New podcast from Manitoulin Island helps teach the Anishnaabemowin language


A local Wikwemikong group on Manitoulin Island has launched a new podcast to help foster and preserve the Anishnaabemowin language.

the Nawewin Gamik 49er Project features seven episodes with stories and music in the language.

Each episode includes six stories, ranging from comedy to supernatural and dramatic, and a song.

Tracy Cleland from Wikwemikong said she volunteered with the Namewin Gamik group to help teach the language to her children.

“When I was growing up, the language was very much alive,” she said. “I mean, it’s still the case today, but it’s getting less and less every year.”

So far the feedback has been very good.-Tracy Cleland

Cleland has five children and says her eldest never learned to speak Anishnaabemowin. But she has two-year-old twins who understand the language.

She said the podcast is a good way for learners to immerse themselves in the language anytime.

“The feedback so far has been very, very good,” Cleland said. “And now there’s, you know, a good six or seven hours of language that they can listen to every day for speakers or new learners.”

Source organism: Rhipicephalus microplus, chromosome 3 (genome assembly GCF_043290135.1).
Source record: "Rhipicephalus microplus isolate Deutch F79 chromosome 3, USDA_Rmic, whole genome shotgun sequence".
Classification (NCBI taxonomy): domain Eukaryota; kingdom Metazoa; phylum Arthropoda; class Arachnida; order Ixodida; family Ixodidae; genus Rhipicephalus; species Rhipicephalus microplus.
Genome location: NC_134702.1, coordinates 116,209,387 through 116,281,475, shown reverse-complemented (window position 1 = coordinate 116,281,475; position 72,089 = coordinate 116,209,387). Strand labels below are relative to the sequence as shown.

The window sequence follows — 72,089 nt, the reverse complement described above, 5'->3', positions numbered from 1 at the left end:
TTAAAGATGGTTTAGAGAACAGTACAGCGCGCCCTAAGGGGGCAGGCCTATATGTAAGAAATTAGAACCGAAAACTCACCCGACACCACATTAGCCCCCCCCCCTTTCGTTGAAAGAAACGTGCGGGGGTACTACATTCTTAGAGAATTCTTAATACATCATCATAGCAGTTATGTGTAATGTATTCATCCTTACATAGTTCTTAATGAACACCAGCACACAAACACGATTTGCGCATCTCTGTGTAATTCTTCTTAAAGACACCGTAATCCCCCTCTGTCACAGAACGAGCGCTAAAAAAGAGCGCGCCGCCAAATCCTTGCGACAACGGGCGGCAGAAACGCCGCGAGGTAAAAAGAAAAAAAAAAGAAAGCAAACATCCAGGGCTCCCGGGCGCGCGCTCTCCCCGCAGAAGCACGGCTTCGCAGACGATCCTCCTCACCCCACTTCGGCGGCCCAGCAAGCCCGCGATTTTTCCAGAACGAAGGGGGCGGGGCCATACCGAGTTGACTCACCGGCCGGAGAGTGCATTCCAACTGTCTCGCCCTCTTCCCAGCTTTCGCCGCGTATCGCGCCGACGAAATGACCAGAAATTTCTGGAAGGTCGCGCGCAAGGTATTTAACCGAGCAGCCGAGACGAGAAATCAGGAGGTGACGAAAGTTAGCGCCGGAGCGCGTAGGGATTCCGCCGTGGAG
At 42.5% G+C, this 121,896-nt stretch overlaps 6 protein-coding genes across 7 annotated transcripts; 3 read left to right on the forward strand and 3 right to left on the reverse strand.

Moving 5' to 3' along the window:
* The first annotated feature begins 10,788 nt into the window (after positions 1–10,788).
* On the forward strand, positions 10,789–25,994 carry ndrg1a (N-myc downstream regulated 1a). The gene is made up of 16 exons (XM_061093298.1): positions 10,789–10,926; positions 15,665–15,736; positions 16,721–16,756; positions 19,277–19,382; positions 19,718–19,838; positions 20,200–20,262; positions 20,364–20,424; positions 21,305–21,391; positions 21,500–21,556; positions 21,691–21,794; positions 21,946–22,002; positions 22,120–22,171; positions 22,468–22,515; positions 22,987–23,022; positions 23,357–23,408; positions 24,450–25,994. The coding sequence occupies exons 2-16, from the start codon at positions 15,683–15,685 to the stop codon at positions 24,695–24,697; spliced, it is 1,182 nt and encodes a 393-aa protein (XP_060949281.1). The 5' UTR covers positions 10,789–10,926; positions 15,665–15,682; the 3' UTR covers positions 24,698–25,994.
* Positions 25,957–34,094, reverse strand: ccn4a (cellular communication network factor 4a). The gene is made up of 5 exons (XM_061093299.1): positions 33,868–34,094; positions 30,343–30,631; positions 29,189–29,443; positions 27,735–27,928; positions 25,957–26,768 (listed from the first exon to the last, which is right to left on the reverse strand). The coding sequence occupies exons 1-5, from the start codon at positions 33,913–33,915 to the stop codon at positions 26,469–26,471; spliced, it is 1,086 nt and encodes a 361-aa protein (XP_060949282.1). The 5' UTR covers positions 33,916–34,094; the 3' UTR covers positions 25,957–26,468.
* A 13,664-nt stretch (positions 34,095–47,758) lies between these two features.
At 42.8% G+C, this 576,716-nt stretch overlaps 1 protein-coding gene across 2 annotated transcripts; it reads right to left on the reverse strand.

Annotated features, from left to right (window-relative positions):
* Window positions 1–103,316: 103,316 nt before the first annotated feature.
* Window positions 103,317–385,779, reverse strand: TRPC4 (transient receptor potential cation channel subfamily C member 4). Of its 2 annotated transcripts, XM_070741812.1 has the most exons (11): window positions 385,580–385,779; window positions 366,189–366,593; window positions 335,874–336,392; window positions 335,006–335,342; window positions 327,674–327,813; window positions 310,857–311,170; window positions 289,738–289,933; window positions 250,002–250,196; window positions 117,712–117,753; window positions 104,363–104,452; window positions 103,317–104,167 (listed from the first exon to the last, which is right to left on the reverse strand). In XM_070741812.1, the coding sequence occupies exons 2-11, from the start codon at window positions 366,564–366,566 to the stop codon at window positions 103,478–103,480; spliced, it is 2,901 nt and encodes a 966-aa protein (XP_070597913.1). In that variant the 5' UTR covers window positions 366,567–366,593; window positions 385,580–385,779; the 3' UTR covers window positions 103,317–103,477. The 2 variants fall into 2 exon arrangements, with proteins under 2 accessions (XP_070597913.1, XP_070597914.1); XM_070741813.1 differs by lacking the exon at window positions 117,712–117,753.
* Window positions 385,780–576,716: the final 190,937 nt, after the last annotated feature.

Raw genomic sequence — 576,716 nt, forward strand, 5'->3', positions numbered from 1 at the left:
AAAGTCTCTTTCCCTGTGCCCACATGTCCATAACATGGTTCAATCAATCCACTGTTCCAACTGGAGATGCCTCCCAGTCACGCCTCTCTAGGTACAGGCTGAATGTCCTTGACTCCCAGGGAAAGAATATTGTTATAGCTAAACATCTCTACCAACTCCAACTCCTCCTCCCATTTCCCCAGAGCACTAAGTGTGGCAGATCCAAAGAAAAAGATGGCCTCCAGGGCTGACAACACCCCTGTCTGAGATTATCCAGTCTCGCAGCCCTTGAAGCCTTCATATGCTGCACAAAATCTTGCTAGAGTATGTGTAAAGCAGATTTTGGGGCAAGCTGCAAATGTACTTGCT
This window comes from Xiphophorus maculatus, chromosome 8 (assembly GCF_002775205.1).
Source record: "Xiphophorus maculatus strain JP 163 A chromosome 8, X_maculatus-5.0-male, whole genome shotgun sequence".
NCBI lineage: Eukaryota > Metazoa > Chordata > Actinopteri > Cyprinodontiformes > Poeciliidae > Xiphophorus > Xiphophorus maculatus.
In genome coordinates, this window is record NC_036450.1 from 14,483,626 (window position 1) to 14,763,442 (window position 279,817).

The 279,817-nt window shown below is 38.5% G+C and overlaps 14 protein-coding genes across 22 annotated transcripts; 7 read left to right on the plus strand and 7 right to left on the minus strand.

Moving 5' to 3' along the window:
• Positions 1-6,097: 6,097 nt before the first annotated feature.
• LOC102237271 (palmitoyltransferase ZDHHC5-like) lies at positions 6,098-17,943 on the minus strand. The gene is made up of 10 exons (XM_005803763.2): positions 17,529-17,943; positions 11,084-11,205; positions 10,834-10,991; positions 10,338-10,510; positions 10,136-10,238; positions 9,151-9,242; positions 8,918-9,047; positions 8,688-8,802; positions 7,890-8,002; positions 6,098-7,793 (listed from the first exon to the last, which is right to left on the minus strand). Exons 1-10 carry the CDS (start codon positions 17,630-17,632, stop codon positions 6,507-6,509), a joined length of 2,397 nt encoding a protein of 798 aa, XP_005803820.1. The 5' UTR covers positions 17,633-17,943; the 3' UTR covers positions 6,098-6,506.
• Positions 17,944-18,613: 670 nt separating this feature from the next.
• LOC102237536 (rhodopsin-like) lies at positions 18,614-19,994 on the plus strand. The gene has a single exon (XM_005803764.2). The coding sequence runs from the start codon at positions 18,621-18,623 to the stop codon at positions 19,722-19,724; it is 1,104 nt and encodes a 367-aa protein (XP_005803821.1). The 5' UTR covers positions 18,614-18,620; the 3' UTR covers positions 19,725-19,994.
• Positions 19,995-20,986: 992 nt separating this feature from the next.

The Nawewin Gamik 49er project is a community effort. Dolly Peltier, left, and her daughter Angel Peltier rented their home for the recordings. Sally Recollet and Jeff Eshkawkogan were both associate producers and actors on the project. (Submitted by Alanis King)

The podcast’s namesake comes from the Nawewin Gamik group, made up of elders who are fluent in Anishnaabemowin and parents of young children who wanted to preserve the language for future generations.

Alanis King, the podcast’s artistic producer, said Wikwemikong First Nation has 8,000 members, but only 500 are fluent in Anishnaabemowin.

King said the podcast was born out of necessity, due to the COVID-19 pandemic.

She comes from a theater background, but decided a podcast would showcase the deep oral tradition of her community, while keeping the most vulnerable elders socially distanced while they recorded the episodes.

“We are known for our oral tradition, the transmission of stories, ceremonies and traditional knowledge across millennia through time,” King said. “So to me, it seemed like a perfect medium.”

It was also an advantage that a podcast series was cheaper to produce than a theater production or a video series.

“If we didn’t have to produce something for television or film, we could significantly reduce overhead while still delivering a quality project that you listen to,” King said.

To produce the project, the group obtained funding from the Ontario Arts Council and the Canada Council for the Arts.

King said Nawewin Gamik planned to produce more episodes. The end goal, she said, is to have 365 stories so listeners have one for every day of the year.